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Why doesn't dry ice melt?
Question Date: 2016-10-17
Answer 1:

Normally, a solid will melt into a liquid, and then the liquid will evaporate into a gas. Dry ice is special because it skips the liquid phase: it is a solid that sublimates into a gas.

Why does dry ice sublimate instead of melting? It's because at room temperature and normal pressure (atmospheric pressure), carbon dioxide is usually a gas. So when you take dry ice (solid carbon dioxide) and expose it to this temperature and pressure, it will try to return to the gas phase.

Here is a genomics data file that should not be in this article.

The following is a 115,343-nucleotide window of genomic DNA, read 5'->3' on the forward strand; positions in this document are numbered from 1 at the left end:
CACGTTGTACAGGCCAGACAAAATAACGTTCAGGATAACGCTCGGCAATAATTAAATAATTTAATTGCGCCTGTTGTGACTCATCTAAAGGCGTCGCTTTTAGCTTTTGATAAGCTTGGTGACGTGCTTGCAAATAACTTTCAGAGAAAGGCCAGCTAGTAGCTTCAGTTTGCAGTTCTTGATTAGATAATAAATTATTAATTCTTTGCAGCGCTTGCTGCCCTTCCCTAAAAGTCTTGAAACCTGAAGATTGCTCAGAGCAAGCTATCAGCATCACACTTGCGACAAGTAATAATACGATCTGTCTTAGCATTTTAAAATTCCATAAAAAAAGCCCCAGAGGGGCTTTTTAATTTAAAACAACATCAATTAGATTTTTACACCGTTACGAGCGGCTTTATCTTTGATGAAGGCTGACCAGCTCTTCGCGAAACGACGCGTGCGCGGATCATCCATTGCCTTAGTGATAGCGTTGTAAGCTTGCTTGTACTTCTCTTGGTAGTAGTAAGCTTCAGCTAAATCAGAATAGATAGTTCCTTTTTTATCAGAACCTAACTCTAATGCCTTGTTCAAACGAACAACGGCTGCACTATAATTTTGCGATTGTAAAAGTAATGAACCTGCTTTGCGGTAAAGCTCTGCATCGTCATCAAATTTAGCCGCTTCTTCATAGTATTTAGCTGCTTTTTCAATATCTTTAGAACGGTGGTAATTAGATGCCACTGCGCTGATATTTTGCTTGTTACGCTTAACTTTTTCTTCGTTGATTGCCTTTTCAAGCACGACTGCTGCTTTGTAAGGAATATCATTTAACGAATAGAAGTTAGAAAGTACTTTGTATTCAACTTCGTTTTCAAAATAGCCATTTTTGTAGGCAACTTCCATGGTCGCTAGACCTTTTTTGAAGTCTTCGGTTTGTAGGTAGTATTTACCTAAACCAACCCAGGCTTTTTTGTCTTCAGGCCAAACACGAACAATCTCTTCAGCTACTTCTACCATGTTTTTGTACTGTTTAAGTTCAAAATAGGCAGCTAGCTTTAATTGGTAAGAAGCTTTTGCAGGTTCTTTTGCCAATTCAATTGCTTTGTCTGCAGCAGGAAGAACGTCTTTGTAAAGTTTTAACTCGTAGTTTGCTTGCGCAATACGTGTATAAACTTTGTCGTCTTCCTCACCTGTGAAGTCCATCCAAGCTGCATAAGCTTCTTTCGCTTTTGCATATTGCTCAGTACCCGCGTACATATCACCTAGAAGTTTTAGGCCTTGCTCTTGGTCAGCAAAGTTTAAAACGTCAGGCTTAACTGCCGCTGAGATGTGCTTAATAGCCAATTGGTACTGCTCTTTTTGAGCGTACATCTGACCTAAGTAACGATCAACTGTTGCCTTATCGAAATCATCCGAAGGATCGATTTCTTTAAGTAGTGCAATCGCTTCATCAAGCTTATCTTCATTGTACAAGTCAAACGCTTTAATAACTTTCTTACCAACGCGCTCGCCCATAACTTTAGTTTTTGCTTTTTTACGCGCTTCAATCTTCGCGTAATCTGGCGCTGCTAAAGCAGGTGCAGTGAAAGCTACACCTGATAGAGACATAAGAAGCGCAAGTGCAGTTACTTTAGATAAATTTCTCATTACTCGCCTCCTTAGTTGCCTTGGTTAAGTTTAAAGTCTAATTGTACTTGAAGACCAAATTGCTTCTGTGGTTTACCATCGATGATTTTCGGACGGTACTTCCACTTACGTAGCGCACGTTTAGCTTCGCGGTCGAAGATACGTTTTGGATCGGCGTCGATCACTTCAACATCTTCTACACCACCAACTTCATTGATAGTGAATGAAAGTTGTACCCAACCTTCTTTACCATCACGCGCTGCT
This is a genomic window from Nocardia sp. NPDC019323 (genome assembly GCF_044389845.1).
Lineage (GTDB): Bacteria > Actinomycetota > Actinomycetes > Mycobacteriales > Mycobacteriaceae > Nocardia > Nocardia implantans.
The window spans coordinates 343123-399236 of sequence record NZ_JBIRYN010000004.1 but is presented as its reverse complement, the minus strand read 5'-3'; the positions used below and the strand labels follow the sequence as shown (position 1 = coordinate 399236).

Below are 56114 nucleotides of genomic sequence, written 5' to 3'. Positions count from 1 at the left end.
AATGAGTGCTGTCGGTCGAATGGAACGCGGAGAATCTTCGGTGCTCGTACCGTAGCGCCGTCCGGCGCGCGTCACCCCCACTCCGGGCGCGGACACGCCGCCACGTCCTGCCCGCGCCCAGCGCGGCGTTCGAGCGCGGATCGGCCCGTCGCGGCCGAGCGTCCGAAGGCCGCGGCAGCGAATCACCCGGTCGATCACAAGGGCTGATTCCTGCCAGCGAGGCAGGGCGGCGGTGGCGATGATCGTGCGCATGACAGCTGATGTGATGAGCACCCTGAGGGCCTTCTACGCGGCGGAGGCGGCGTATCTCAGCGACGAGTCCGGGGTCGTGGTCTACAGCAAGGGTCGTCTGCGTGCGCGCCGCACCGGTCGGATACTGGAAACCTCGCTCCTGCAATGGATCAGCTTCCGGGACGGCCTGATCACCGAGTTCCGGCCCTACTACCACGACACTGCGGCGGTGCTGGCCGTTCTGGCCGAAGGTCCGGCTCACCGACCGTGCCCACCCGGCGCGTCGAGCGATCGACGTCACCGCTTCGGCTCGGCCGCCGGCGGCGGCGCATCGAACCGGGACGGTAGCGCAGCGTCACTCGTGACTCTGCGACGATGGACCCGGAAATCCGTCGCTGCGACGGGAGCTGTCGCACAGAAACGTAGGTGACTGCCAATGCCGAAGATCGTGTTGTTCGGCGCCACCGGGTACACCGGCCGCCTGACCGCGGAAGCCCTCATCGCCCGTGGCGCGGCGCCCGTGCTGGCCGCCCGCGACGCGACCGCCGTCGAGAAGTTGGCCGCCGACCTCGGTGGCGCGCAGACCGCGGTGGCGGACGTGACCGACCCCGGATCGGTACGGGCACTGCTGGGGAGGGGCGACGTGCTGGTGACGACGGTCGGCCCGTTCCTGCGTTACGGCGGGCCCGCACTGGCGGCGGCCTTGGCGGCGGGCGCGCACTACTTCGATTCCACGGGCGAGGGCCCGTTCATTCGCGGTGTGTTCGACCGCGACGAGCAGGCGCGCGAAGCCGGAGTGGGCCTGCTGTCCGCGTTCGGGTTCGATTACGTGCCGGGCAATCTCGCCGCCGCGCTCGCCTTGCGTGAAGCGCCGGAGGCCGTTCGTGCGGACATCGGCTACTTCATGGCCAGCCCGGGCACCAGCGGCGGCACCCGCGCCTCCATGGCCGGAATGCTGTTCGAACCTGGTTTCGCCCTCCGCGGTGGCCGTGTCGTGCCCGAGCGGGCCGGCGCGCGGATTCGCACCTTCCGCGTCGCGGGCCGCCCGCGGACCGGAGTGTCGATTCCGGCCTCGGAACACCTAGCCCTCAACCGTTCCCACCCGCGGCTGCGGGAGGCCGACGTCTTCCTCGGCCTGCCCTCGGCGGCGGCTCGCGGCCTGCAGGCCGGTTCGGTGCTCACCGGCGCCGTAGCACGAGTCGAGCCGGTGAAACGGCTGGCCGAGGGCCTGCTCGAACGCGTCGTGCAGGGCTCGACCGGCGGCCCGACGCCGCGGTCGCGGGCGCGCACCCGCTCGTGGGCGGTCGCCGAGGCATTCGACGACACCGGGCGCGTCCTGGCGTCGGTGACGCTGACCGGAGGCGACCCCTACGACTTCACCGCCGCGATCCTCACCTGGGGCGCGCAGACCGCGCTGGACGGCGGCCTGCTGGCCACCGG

If you specify a temperature and a pressure, we can tell what phase of a substance is stable there (solid, liquid, or gas) using a phase diagram, like this one for carbon dioxide . From the diagram you can see that at room temperature (T = 273 Kelvin) and atmospheric pressure (P = 1 bar), carbon dioxide is a gas. But if we went to a much higher pressure, say P = 100 bar, carbon dioxide would be a liquid. At that pressure, dry ice would melt!

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